Back to normal after the bank holiday Monday…so I’m sat here with my eyes half closed and a bucket of tea just as if it really was Monday! 😉
I wanted to talk about pennies today, not least because we saved ourselves a few quid yesterday! Mr.B and I have swapped our broadband and pet insurance and saved about £30 per month. If you want to try this, have a read of The Old Switcheroo.
Secondly, overdrafts! Mr.B and I were doing some research yesterday and we were talking about credit. The scary thing is that most people can get an overdraft…and they keep it.
Here are the issues:
- It teaches poor money management: Effectively being your own payday lender; when money goes into an account with an overdraft, it gets used paying that off and then you’re short for the month and have to borrow it again.
- There’s no fixed term. If you start with no fee overdrafts, or even a low fee one, there is nothing to stop the bank adding a fee or hiking one up! This happened to me with my student account.
- They make you believe it’s standard: It comes with your full account, or they’ll immediately offer you what ‘most people’ have.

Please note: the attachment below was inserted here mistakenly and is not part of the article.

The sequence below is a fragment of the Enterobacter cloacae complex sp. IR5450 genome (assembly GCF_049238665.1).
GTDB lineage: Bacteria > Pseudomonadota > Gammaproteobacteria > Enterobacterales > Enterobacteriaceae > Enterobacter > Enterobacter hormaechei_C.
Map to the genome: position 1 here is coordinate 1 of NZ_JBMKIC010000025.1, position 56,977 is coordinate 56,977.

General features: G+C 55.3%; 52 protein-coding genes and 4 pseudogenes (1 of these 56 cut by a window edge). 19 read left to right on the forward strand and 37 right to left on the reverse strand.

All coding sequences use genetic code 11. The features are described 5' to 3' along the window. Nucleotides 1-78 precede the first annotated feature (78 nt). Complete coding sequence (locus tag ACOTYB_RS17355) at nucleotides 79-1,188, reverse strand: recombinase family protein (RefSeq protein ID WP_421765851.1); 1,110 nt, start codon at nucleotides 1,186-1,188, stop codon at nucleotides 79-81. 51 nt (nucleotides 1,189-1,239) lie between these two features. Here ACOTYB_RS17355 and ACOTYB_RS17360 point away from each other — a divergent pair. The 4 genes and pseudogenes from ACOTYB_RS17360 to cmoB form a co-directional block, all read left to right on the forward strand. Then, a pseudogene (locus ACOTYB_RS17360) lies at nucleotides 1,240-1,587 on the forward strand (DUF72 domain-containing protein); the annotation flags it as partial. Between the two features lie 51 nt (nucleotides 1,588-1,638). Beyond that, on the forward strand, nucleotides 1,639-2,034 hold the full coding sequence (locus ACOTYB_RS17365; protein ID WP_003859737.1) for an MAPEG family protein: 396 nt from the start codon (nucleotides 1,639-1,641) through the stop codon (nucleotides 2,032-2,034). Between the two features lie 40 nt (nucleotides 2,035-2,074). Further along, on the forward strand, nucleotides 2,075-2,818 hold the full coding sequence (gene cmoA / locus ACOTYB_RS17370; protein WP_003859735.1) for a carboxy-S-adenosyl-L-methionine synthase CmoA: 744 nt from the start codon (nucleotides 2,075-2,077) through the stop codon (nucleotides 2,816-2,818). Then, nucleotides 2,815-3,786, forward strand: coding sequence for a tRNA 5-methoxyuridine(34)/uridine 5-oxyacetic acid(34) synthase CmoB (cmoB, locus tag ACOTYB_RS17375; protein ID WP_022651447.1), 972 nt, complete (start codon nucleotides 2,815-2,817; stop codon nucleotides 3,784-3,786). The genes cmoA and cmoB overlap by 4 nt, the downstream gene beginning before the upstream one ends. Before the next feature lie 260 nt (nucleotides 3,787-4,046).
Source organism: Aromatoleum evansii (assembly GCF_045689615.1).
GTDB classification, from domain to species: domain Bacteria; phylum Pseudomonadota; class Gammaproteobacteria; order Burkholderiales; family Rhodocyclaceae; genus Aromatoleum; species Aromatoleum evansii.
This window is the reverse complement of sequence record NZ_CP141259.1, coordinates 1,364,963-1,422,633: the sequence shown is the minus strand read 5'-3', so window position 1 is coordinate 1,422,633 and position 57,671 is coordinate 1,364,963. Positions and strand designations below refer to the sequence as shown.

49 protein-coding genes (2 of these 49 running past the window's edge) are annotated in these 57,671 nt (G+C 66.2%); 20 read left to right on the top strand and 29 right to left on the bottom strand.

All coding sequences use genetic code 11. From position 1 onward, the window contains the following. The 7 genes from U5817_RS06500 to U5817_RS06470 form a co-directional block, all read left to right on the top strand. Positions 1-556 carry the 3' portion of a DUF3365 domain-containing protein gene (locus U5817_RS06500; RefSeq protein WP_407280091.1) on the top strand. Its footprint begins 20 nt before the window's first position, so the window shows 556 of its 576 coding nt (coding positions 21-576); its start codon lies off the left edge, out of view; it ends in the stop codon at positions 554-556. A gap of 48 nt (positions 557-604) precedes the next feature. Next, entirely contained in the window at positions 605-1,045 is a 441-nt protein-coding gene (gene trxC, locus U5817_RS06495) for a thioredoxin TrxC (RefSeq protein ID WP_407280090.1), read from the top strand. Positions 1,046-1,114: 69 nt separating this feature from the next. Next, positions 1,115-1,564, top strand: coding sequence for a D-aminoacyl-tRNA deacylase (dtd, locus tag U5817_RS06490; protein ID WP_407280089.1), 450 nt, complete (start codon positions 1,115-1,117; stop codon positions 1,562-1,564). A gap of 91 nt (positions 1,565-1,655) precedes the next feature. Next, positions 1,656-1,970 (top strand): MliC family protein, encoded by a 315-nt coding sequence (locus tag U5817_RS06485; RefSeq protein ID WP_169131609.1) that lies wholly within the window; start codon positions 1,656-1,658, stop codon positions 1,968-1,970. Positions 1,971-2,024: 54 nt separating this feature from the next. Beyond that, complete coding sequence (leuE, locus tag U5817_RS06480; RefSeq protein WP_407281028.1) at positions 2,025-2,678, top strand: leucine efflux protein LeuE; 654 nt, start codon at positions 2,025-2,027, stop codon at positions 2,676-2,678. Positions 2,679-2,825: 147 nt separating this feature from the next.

- As I said, the debt cycle keeps you in it.
- Society thinks they’re acceptable, not even really counted as ‘serious credit’ by some.
So what can we do about it?
The short answer is GET RID OF IT! But in order to do this, you need to implement a few things. Firstly, you need some sort of emergency funds (£500-1000) so you don’t use it again. Secondly, you need to stop using it and start paying it off. If you’re insanely disciplined, you could leave a bit in there each month.
If you’re like the rest of us, then the easier option is to open a new account with no overdraft. Move all your payments to the new account and budget yourself an amount to stick in the overdraft account each month until it’s paid off…then close the account!
Sounds simple (and it is) but so few people do it, I just thought I’d put the idea out there.
As a side note, if you need extra cash one month you are flexible enough to not pay in…which is psychologically better than paying it and then using overdraft again.